Debating New Versus Traditional Math in Israel
Posted by bermudahomeschooler on January 30, 2006
Haaretz – Israel News – Article


You do the math!  
By Aviva Lori 
Below are snippets from an Israel paper online describing the decrease in math scores in Israel due to new math that focuses on manipulatives such as cuisnaire rods to the detriment of children knowing their math facts. Instead, the new math has focused on having students feel good about math as opposed to being able to calculate.
“When I came to Ma’alot,” says Aharoni, “the teachers explained to me that there are two equivalent approaches to teaching math that compete with one another: the structural approach and the environmental approach. It took me a whole year to realize that it’s all a fraud. There is no `environmental math’ – there is normal math and there is delusional math, which is unique to Israel. You have to have a distorted mind to invent something like that.”
Distorted mind or not, the achievement level of Israeli children in math is low….
Children in the first and second grades know to say that 3 + 5 is the same as 5 + 3, but they don’t know how much 5 + 3 is. A number of parents, teachers, hightech professionals and math professors are sick of this situation. …
The method used in the books is called the investigational or structural method, at the center of which is use of the celebrated Cuisenaire rods. “One, Two … Three” was supposed to create a revolution in thinking. Each rod has a different color and size. Two rods placed side by side are not two. Instead, they represent a particular number, depending on the color and length of the rod. The child reaches the result not using the intuitive method of counting items, as he is used to doing in his natural environment, but rather by means of trial and error. He puts the rods down lengthwise, one after the other, and looks for a pattern that fits them. Their combined length, if it fits exactly into the pattern, is the result.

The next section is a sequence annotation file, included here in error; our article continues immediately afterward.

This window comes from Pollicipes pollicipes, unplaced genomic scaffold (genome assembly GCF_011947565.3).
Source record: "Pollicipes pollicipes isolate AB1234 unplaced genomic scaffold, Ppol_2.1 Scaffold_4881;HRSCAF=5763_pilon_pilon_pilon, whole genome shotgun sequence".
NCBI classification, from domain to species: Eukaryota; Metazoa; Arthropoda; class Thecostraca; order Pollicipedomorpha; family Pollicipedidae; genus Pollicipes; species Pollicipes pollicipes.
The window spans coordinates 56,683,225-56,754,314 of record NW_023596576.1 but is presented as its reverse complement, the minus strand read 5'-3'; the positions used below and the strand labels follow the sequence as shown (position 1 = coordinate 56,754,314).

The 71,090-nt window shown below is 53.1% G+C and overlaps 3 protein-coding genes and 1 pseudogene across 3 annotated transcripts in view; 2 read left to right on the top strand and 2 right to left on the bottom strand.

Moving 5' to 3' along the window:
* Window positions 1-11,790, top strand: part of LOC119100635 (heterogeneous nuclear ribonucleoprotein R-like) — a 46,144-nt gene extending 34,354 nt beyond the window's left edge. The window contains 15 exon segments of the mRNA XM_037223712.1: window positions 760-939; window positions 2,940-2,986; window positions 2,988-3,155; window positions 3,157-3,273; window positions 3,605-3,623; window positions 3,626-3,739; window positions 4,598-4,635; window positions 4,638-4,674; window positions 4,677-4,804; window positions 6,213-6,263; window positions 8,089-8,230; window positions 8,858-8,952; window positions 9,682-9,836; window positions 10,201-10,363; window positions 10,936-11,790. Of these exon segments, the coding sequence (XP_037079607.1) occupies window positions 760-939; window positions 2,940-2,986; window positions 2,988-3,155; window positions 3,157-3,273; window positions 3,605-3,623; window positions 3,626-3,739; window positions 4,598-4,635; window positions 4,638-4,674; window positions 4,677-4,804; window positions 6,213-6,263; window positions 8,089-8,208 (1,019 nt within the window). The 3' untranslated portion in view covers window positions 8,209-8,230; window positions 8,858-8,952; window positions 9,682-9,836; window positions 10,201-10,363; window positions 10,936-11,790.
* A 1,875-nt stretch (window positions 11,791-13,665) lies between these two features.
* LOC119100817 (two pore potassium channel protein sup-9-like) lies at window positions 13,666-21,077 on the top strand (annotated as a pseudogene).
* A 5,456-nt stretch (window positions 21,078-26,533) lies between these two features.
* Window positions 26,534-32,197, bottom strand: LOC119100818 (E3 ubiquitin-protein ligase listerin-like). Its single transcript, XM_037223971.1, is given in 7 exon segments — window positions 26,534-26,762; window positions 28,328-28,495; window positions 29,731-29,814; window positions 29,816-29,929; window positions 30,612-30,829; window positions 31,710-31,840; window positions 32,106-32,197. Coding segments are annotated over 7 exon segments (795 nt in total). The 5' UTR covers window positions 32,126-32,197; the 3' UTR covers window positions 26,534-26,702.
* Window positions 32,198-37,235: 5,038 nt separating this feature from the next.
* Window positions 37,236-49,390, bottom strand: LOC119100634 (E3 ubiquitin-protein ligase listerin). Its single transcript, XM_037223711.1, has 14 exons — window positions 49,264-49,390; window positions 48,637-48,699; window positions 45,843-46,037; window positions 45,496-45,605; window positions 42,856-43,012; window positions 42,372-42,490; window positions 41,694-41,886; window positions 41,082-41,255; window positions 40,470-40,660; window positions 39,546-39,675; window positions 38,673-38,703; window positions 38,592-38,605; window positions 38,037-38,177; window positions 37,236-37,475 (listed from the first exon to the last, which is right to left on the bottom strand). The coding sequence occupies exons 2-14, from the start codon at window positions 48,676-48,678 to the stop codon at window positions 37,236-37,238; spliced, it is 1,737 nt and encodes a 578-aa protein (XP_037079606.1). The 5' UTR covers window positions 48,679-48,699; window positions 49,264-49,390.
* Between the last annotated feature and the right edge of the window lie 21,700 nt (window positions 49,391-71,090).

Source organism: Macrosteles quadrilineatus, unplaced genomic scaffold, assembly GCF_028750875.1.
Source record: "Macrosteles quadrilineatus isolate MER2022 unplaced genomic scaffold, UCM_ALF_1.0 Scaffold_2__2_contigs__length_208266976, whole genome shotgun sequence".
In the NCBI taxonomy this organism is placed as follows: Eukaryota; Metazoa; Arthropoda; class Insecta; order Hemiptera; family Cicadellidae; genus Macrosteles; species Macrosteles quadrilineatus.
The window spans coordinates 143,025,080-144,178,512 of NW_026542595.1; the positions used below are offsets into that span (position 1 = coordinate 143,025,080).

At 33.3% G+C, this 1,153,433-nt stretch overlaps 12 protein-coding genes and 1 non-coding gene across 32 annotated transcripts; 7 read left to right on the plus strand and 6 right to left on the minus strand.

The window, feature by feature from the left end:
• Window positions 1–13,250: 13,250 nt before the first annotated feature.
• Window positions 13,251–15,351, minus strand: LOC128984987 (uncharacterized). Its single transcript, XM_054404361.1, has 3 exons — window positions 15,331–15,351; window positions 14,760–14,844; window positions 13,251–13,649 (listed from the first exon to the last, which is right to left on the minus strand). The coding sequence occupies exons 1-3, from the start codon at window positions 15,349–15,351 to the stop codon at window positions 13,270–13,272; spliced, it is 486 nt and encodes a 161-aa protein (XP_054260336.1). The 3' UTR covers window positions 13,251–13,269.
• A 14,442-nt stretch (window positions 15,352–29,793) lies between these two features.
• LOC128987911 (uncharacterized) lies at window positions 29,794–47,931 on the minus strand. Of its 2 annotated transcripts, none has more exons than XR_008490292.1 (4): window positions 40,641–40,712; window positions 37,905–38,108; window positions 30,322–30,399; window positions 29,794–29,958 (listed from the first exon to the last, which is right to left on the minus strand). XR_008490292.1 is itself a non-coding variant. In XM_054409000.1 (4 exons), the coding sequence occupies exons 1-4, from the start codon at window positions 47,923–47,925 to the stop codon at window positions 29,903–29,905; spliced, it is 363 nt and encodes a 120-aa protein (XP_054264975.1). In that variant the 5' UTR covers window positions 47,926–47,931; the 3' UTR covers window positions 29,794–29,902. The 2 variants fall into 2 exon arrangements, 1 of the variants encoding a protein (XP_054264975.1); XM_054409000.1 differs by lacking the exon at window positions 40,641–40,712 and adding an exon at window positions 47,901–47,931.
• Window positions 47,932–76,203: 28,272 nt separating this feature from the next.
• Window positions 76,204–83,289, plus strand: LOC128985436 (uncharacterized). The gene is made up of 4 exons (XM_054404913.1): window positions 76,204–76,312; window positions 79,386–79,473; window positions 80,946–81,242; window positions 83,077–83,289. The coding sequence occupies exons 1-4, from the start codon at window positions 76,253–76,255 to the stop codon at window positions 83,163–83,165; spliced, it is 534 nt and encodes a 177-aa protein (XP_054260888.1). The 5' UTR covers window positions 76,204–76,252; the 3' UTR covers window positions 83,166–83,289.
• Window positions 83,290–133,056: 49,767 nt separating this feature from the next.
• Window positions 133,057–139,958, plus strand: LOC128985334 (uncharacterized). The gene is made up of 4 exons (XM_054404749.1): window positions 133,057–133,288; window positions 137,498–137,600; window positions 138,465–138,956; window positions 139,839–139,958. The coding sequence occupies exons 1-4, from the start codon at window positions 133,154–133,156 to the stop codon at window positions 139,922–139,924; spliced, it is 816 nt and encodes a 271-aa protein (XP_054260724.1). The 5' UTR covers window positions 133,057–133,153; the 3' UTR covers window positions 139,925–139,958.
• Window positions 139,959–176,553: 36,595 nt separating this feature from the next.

Those who do not understand will find themselves in the distinguished company of numerous parents, teachers, math professors and, of course, the pupils themselves. The idea is to teach firstgrade children to investigate the “pure number.” The authors of the book explain in the teacher’s guide that the right way to teach math in the lower grades is to disconnect the students from their natural environment and from reality, and to teach them in a pure, clean environment that has nothing to do with prior knowledge. …
“The idea of the rods doesn’t make sense,” says physicist Dr. Mira Ofran of the Science Teaching Center at Hebrew University in Jerusalem. “What the child in the first grade learns is that green + yellow = purple. But he doesn’t really know how much it is. That is a terrible thing – basing math on something that is not on math. It is not difficult to see that this entire method is groundless from beginning to end….
Amir was not satisfied with the level of his students. He felt that the problem was the result of a postmodernist approach to life that undermines education.
“They said that you have to take the students’ happiness into account, to understand them, not to pressure them, not to ask, not to demand and not to harass them. No more learning by heart and no more homework. Even so, the standard is not particularly high. ..
Prof. Ehud de Shalit of Hebrew University’s Einstein Institute of Mathematics says that it is a huge mistake to concentrate on a single educational approach: “I like to illustrate this by using the image of a pendulum. Once everything was boring and children learned like robots. Then along came the education experts and they said, `That’s horrible. We have to let children discover the beauty of the world and let them be creative.’ Then the pendulum moved all the way to the other side, and now they are so creative that they don’t know how to add and subtract….
Prof. David Nevo became chief scientist of the Ministry of Education a year ago and does not view himself as having any commitment to the old system.
“In recent years, Israel went a little too far to please math teachers,” maintains Nevo. “They say the children have to learn by means of investigation and discovery, so that they remain interested and happy. And I say that you have to know the basics, too. The mathematicians say that there is no need to rediscover the multiplication tables each time anew, just to learn them, that there are laws and rules and they have to be learned by heart, too. In my view, the explanation for the failure is that with all the involvement in the method, the message was lost. Now there is a clear message coming from the system – that children must be required to have achievements.”
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